What you need to know:
- Speaking at the home of the former PM who passed away on Saturday, Mr Kikwete said he and Mr Lowassa had been close political allies since their youth
Arusha. Retired President Jakaya Kikwete on Monday, February 12, 2024 revealed how he and the late Edward Lowassa crafted their victory in the 2005 polls.
The former head of state said that even after Lowassa's fallout over the Richmond scandal in 2008, they remained together "in every possible way.".
Speaking at the home of the former PM who passed away on Saturday, Mr Kikwete said he and Mr Lowassa had been close political allies since their youth.
Their political partnership was concretized after they unsuccessfully vied in the CCM presidential nomination process in 1995.
"For the 2005 elections, we had a strong team, which ensured our victory," he told journalists after visiting the bereaved family.
Mr Kikwete won the 2005 presidential elections in a landslide, succeeding President Benjamin Mkapa.
After taking over as Head of State, JK, as he is fondly known, appointed Mr Lowassa his prime minister in December 2005.
Mr Lowassa could not last long in the post, as he was forced to resign on February 8, 2008, over the Richmond scandal.
He described the fallout as "one of those challenges in politics" but affirmed that he and Mr Lowassa continued to work together.
"The challenges that the late Lowassa faced leading to his resignation did not erase the good things that he did for the nation," he stated.
The Mr Kikwete said that his friendship with the late PM dates back to days when they both worked with the CCM youth wing (UVCCM) and the government.
"I was the first to serve in the party (CCM), and later, he joined me," he said.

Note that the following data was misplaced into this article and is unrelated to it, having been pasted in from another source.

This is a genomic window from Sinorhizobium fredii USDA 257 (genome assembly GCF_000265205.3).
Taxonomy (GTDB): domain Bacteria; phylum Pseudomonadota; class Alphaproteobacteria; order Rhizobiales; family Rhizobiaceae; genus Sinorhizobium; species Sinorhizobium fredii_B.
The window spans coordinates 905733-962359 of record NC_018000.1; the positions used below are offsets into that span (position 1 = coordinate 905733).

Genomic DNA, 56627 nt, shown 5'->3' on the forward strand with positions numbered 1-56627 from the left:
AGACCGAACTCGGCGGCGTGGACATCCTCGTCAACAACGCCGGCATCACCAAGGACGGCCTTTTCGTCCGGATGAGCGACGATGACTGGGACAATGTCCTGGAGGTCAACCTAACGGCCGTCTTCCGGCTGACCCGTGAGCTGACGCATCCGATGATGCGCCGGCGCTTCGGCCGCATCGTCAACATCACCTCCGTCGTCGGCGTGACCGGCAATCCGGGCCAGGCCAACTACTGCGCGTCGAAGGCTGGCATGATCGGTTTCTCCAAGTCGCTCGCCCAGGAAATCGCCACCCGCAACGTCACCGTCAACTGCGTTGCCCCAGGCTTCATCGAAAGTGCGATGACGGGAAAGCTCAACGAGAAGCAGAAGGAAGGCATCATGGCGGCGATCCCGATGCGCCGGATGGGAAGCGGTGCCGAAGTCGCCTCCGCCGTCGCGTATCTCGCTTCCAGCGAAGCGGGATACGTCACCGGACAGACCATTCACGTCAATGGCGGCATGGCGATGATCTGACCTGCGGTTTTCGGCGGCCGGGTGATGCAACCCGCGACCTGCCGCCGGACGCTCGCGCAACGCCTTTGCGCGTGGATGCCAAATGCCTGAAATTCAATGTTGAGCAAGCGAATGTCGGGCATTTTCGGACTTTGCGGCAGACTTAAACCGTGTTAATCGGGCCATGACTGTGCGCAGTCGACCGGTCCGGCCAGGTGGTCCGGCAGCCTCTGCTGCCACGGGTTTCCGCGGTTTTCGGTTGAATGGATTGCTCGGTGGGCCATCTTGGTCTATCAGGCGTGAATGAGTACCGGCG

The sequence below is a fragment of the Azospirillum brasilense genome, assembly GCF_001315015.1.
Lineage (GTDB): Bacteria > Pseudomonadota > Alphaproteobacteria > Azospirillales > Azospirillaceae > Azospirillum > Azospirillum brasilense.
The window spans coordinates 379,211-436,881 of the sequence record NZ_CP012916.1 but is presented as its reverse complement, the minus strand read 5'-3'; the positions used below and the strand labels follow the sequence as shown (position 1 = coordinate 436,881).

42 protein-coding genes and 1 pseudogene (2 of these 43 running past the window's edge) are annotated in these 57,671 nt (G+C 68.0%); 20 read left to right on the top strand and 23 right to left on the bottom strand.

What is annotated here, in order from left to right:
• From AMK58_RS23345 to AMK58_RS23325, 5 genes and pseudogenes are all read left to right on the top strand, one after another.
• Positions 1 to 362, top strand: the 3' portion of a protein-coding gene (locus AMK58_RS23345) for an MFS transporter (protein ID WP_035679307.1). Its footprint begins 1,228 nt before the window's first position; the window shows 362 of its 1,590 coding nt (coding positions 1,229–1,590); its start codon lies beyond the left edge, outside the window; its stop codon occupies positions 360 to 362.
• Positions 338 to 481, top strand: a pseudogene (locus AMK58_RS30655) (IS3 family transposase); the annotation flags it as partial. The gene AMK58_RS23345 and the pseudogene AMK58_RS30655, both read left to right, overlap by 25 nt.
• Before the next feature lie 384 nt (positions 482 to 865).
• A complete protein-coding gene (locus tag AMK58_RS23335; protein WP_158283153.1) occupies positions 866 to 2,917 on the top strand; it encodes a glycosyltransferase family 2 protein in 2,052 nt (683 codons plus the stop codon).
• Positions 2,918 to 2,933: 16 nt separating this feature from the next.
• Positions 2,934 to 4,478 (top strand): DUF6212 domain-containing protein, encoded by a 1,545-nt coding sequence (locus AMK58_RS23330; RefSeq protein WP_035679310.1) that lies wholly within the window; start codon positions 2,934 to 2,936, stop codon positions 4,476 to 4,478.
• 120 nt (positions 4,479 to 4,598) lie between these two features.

Mr Kikwete said he later joined the army at a time when his political ally had become an MP under the UVCCM ticket.
Mr Kikwete’s entourage of 12 people snaked around the compound of Mr Lowassa's home around 2 pm on Monday, February 12, 2024.
As scores of people, including the high and mighty, continue to pay homage to the former PM at his Masaki home, preparations for his burial are in gear.
Monduli town, where he will be buried on Saturday, is increasingly being crowded by people from all walks of life ahead of the burial.
The isolated town off the Arusha-Dodoma highway has turned into a beehive of activity in preparation for the funeral.
Roads within the town are being spruced up, while water supply networks are being fixed to serve multitudes of people.
"Certainly there will be an influx of people here," said Mr Calvin Richard, an official of the Monduli District Council.
He told The Citizen on the phone that senior officials of the Arusha regional leadership and the central government were already at the site.
The late prime minister, who breathed his last on Saturday in Dar es Salaam, will be buried at Ngarash village on the outskirts of Monduli town.
The site is about 10 kilometres from where the late PM Edward Sokoine was buried on April 15, 1984, three days after his death in a road crash.
Mr Richard said a larger crowd of mourners is anticipated this time around given improved transport, which has made the place easier to access than before.
Monduli, some 40 kilometres west of Arusha, is the late PM's hometown. He grew up there and went to school in the 1960s.
Mzee Abdallah Said, an Arusha resident, hinted at the likelihood of a replica of the crowds that turned up during the late Sokoine's burial 40 years ago.
He recalled a long motorcade with the casket of the fallen Sokoine that passed through Arusha city to Monduli from the Kilimanjaro International Airport (KIA).
"Thousands of people turned up on that day. It found me in the Kilombero area. There were many mourners saddened by the death of the premier, he said.
He said the emotional attachment to the late Sokoine shown by the large crowd of mourners would prevail at Lowassa's funeral this week.
Mzee Abdallah said he worked under Lowassa when the fallen PM was the managing director of the Arusha International Conference Centre (AICC) in 1989/90.
Laanyuni Sumuni Laizer, a resident of Monduli, said Lowassa's burial would attract more people than the crowds seen at the late Sokoine funeral.
Like Lowassa, the late Sokoine was a long-serving Member of Parliament for the Monduli constituency, largely inhabited by nomadic pastoralists.
Whereas Sokoine died in office, Lowassa passed away 16 years after stepping down as PM over the Richmond scandal and nine years after the end of his tenure as MP.
Mr Lowassa was Monduli MP from 1995 to 2005, during the reign of the third-phase government. He was an MP on the CCM youth ticket from 1985 to 1995.
President Samia Suluhu Hassan will lead the nation in the burial, which, according to Mr Mollel, will take place at the compound of the late PM's home.